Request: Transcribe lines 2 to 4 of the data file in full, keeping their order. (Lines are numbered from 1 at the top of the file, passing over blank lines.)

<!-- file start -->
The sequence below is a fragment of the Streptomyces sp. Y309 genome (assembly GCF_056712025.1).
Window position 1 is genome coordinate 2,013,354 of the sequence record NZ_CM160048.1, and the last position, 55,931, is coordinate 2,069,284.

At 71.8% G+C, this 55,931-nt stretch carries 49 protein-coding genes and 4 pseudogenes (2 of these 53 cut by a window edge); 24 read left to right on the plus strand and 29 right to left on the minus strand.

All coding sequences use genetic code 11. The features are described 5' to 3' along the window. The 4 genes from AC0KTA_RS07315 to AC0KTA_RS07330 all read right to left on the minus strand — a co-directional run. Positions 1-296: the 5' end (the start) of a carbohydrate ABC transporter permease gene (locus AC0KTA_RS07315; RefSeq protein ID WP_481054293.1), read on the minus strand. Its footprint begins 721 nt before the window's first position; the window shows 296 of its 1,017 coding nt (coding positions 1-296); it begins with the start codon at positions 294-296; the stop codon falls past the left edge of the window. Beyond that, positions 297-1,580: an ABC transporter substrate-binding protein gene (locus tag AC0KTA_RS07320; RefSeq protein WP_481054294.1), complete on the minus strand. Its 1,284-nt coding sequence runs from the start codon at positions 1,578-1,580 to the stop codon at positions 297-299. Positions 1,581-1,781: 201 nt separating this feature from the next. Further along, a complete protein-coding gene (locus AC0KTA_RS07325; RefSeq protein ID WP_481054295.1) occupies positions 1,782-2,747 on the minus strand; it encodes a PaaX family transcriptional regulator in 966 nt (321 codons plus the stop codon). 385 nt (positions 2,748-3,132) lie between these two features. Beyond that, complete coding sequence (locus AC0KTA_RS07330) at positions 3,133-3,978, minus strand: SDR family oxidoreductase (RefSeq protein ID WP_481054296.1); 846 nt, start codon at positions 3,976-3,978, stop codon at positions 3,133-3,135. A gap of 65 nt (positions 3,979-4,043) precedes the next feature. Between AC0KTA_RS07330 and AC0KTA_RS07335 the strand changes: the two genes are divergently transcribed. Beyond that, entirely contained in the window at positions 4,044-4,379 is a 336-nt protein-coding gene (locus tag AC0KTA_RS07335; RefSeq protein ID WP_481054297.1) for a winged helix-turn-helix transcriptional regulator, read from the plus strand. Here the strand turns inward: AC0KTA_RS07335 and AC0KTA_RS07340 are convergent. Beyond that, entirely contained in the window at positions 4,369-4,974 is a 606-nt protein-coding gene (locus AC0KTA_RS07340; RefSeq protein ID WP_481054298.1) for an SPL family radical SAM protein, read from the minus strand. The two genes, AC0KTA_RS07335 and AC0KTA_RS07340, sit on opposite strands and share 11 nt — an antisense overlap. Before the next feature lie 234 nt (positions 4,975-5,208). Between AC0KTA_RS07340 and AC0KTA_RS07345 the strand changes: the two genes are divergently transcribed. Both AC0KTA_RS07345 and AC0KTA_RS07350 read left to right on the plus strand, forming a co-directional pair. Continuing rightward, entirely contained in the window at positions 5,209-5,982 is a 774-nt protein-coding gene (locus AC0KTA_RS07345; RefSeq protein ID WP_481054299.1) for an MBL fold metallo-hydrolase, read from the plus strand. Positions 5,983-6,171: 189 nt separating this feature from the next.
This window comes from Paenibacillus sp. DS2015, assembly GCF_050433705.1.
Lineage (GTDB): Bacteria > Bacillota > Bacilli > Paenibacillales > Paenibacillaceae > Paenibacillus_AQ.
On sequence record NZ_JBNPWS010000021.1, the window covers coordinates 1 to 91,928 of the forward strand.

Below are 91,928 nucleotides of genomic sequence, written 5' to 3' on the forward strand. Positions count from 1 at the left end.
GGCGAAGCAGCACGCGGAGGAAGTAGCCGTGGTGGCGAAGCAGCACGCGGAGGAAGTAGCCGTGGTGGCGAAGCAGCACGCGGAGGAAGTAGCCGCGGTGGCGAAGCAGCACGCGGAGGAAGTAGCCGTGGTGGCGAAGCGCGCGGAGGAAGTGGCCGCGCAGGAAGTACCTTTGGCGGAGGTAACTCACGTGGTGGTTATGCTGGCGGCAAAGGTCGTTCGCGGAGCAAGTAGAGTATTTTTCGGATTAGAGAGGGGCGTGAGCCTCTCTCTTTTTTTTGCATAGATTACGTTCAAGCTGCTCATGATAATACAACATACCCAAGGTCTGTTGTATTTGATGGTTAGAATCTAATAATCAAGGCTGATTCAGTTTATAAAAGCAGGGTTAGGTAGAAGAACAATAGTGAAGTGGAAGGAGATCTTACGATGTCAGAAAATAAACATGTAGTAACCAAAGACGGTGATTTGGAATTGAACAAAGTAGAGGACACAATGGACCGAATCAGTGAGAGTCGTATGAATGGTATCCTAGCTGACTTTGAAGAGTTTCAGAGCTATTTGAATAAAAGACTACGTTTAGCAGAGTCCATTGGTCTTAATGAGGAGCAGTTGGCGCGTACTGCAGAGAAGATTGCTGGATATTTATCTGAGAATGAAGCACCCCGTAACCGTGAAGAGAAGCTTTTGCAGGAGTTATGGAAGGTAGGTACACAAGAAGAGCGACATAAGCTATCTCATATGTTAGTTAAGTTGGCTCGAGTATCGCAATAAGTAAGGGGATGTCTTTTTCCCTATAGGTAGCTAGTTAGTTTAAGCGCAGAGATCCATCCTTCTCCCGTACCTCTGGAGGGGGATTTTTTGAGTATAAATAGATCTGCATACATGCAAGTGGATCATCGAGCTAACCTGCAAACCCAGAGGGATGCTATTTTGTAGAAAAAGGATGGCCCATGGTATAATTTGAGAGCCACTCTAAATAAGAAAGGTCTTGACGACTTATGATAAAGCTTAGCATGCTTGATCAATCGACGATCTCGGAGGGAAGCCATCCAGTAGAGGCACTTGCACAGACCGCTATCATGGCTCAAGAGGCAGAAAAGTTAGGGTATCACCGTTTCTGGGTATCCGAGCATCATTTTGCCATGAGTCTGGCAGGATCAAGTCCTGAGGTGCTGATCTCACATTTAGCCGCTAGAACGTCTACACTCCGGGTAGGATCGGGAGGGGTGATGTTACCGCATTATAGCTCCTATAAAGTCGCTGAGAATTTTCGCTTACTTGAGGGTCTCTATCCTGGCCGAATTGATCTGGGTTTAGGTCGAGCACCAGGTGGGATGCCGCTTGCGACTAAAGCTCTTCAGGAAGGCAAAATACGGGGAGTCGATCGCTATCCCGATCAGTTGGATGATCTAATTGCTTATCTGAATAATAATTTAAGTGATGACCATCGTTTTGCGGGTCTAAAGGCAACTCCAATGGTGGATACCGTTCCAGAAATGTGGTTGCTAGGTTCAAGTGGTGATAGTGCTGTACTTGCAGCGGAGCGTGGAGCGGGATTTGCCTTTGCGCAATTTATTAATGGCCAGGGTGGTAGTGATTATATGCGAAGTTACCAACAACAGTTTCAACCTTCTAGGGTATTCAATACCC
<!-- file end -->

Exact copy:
Window position 1 is genome coordinate 2,013,354 of the sequence record NZ_CM160048.1, and the last position, 55,931, is coordinate 2,069,284.

At 71.8% G+C, this 55,931-nt stretch carries 49 protein-coding genes and 4 pseudogenes (2 of these 53 cut by a window edge); 24 read left to right on the plus strand and 29 right to left on the minus strand.

All coding sequences use genetic code 11. The features are described 5' to 3' along the window. The 4 genes from AC0KTA_RS07315 to AC0KTA_RS07330 all read right to left on the minus strand — a co-directional run. Positions 1-296: the 5' end (the start) of a carbohydrate ABC transporter permease gene (locus AC0KTA_RS07315; RefSeq protein ID WP_481054293.1), read on the minus strand. Its footprint begins 721 nt before the window's first position; the window shows 296 of its 1,017 coding nt (coding positions 1-296); it begins with the start codon at positions 294-296; the stop codon falls past the left edge of the window. Beyond that, positions 297-1,580: an ABC transporter substrate-binding protein gene (locus tag AC0KTA_RS07320; RefSeq protein WP_481054294.1), complete on the minus strand. Its 1,284-nt coding sequence runs from the start codon at positions 1,578-1,580 to the stop codon at positions 297-299. Positions 1,581-1,781: 201 nt separating this feature from the next. Further along, a complete protein-coding gene (locus AC0KTA_RS07325; RefSeq protein ID WP_481054295.1) occupies positions 1,782-2,747 on the minus strand; it encodes a PaaX family transcriptional regulator in 966 nt (321 codons plus the stop codon). 385 nt (positions 2,748-3,132) lie between these two features. Beyond that, complete coding sequence (locus AC0KTA_RS07330) at positions 3,133-3,978, minus strand: SDR family oxidoreductase (RefSeq protein ID WP_481054296.1); 846 nt, start codon at positions 3,976-3,978, stop codon at positions 3,133-3,135. A gap of 65 nt (positions 3,979-4,043) precedes the next feature. Between AC0KTA_RS07330 and AC0KTA_RS07335 the strand changes: the two genes are divergently transcribed. Beyond that, entirely contained in the window at positions 4,044-4,379 is a 336-nt protein-coding gene (locus tag AC0KTA_RS07335; RefSeq protein ID WP_481054297.1) for a winged helix-turn-helix transcriptional regulator, read from the plus strand. Here the strand turns inward: AC0KTA_RS07335 and AC0KTA_RS07340 are convergent. Beyond that, entirely contained in the window at positions 4,369-4,974 is a 606-nt protein-coding gene (locus AC0KTA_RS07340; RefSeq protein ID WP_481054298.1) for an SPL family radical SAM protein, read from the minus strand. The two genes, AC0KTA_RS07335 and AC0KTA_RS07340, sit on opposite strands and share 11 nt — an antisense overlap. Before the next feature lie 234 nt (positions 4,975-5,208). Between AC0KTA_RS07340 and AC0KTA_RS07345 the strand changes: the two genes are divergently transcribed. Both AC0KTA_RS07345 and AC0KTA_RS07350 read left to right on the plus strand, forming a co-directional pair. Continuing rightward, entirely contained in the window at positions 5,209-5,982 is a 774-nt protein-coding gene (locus AC0KTA_RS07345; RefSeq protein ID WP_481054299.1) for an MBL fold metallo-hydrolase, read from the plus strand. Positions 5,983-6,171: 189 nt separating this feature from the next.